• People involved in selecting and managing the employee benefits plan
  • Any plan trustees, directors and officers
  • Anyone involved in internal investment committees
  • Anyone with a say in any aspect of the plan’s design, investments or benefits
  • Anyone listed by name in the employee benefit plan document 
  • Anyone with direct access to and control over the plan

How does ERISA affect fiduciary liability insurance?

ERISA doesn’t require employers to have employee benefits plans. However, the law requires employers to manage their plans properly if they have them. When ERISA was enacted, fiduciary responsibility came under scrutiny. Therefore, fiduciary liability insurance became necessary because offering benefits plans now carries risk.  

Employers seek out fiduciary liability insurance because much can go wrong when managing a benefits plan. No matter how well intentioned the people running a benefit plan are, their actions can still give rise to a fiduciary liability claim. Fiduciary liability policies were created in response to these concerns. 

What does a fiduciary liability insurance policy cover?

Fiduciary liability coverage protects those who advise on the plan’s selection or help employees enroll. It does not protect third-party advisors or managers; these individuals should have their own insurance policies. 

The policy covers innocent and negligent mistakes. Remember that your directors and officers may not be plan experts and your plan administrator is not an investment specialist. People can make honest mistakes, and this is what fiduciary liability insurance covers.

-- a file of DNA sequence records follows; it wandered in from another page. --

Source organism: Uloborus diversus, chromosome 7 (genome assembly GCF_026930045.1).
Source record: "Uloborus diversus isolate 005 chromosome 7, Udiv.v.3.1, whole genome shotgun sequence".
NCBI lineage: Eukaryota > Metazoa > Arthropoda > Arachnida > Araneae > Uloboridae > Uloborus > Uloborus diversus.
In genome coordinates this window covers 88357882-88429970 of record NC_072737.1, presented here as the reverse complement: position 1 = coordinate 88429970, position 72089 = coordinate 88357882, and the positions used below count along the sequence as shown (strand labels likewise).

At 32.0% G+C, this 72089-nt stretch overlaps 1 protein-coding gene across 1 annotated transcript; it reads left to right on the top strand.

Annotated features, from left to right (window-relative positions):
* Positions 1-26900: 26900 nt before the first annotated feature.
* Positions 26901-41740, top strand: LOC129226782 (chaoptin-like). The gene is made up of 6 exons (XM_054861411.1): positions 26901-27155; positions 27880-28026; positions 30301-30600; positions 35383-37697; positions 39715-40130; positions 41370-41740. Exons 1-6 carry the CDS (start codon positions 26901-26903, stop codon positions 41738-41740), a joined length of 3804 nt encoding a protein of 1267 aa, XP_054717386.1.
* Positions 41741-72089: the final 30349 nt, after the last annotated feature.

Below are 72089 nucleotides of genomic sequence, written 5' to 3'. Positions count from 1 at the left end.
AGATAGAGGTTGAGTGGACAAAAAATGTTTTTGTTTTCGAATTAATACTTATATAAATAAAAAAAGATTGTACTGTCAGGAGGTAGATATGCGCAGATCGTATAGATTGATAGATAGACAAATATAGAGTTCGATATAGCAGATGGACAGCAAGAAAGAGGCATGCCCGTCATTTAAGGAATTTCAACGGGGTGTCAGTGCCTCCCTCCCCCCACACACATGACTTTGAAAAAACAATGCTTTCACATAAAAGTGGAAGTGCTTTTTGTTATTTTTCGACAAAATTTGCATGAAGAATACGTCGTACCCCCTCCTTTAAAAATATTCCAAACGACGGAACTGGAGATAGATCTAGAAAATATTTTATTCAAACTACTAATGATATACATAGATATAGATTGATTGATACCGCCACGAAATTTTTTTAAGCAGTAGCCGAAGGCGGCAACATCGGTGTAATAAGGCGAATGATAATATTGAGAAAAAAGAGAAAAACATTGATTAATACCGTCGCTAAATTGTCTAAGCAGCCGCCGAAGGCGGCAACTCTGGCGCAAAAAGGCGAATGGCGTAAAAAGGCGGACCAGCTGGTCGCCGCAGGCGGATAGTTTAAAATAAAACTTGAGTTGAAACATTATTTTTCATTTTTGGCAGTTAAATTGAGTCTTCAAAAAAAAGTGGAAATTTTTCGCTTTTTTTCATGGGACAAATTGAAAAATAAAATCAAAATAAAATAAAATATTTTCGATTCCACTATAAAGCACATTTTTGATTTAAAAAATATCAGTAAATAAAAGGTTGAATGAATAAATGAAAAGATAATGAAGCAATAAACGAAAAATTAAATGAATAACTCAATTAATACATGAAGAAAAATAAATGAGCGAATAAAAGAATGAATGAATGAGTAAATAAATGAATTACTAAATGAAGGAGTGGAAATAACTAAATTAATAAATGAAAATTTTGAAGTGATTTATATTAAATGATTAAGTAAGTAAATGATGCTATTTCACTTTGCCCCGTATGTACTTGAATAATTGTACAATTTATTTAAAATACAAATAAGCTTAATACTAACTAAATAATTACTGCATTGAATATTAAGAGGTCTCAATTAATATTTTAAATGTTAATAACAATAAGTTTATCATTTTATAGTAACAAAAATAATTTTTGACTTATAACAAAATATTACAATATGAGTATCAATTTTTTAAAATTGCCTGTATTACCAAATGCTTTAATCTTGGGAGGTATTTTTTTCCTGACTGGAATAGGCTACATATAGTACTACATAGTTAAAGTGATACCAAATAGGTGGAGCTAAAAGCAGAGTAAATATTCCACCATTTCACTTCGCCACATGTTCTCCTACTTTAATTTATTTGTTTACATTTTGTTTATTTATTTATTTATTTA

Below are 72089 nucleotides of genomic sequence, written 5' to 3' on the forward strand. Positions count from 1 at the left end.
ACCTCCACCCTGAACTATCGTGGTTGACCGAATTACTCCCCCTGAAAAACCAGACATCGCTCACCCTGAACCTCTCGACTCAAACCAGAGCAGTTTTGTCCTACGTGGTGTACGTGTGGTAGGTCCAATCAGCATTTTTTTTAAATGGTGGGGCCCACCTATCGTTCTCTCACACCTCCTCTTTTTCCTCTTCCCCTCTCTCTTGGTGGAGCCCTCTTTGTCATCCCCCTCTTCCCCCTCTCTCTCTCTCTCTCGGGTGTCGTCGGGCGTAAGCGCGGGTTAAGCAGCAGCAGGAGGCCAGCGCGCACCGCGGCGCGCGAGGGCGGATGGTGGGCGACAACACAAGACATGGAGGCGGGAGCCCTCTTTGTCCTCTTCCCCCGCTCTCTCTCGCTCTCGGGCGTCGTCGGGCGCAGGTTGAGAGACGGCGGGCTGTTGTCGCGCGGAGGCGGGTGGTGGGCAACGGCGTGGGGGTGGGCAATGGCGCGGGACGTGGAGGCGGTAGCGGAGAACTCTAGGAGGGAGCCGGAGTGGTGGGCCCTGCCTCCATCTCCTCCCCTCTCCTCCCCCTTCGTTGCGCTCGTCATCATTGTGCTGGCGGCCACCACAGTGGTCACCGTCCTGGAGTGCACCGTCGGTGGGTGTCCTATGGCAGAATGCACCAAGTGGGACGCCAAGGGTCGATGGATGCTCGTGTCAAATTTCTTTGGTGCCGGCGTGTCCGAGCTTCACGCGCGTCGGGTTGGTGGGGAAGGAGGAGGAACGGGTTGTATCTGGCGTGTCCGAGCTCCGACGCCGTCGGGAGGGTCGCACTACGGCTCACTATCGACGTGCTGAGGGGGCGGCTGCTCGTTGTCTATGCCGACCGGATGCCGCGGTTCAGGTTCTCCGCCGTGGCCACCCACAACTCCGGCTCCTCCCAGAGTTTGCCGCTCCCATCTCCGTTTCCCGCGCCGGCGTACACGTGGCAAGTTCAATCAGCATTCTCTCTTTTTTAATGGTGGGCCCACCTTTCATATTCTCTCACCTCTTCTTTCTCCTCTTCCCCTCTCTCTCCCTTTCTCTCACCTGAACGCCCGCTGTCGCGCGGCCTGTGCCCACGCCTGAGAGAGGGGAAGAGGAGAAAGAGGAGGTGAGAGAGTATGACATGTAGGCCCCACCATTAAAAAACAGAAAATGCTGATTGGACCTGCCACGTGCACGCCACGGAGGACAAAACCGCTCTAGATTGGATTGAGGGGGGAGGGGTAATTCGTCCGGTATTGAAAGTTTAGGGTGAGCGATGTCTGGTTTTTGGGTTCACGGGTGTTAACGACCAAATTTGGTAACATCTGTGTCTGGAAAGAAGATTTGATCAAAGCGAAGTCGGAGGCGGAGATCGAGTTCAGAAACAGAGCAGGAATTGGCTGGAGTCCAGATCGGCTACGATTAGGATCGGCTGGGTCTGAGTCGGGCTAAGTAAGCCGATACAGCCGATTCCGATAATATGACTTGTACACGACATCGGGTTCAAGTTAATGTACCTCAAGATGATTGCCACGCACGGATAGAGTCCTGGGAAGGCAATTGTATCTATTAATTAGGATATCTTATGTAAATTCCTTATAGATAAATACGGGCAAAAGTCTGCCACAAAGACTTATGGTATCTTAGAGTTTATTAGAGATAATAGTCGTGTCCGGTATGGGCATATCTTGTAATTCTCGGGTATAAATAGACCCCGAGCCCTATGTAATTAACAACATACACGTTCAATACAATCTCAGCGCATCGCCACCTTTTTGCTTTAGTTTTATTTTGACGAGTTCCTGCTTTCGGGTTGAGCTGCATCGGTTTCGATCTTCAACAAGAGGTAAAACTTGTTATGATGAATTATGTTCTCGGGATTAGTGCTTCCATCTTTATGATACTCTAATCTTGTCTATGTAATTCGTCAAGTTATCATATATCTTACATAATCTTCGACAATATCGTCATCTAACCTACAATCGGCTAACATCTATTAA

Here’s an overview of claims covered by fiduciary liability insurance:

Fiduciary liability claims covered

Fiduciary liability claims not covered

Plan administration errors

Deliberate fraud

Errors in counseling employees

Stealing from the fund

Poor or negligent advice on retirement plans

Third parties or outside advisors

High-risk investments

 

Improper changes to benefits

 

Imprudent selection of third-party service providers

 

Conflicts of interest

 

Penalties and fees levied by the Department of Labor and IRS under a voluntary settlement program

 

TipBottom line
Conducting a criminal background check on prospective employees can help prevent specific types of fraud, such as employee accounting fraud and employee theft

Who needs a fiduciary policy?

Any business that offers an employee benefits plan should have fiduciary liability insurance, along with other insurance policies. ERISA mandates that employers take responsibility for plan administration and take prudent actions. It doesn’t require employers to have benefits plans, but if they choose to offer one, they are responsible for the actions related to it. 

The fiduciary insurance policy doesn’t take away liability; it provides protection by paying the legal fees, potential settlements or judgments associated with a benefits plan management error. 

For example, assume your company has had a benefits plan for several years on which directors and officers voted. You hired a third party to administer the plan. However, this third party has a history of making high-risk investments for the plan. When looking at their retirement options, an employee sees that the funds are risky and haven’t performed well. 

Your business is liable because an owner or employee is the plan’s administrator and they selected the third party. Your company has a fiduciary responsibility to find a reputable third-party administrator who acts with prudence on employees’ behalf. When the lawyer serves your business with the lawsuit, you’ll file an insurance claim with your fiduciary liability insurance carrier. The insurance carrier will hire an attorney to defend you and pay a settlement if needed.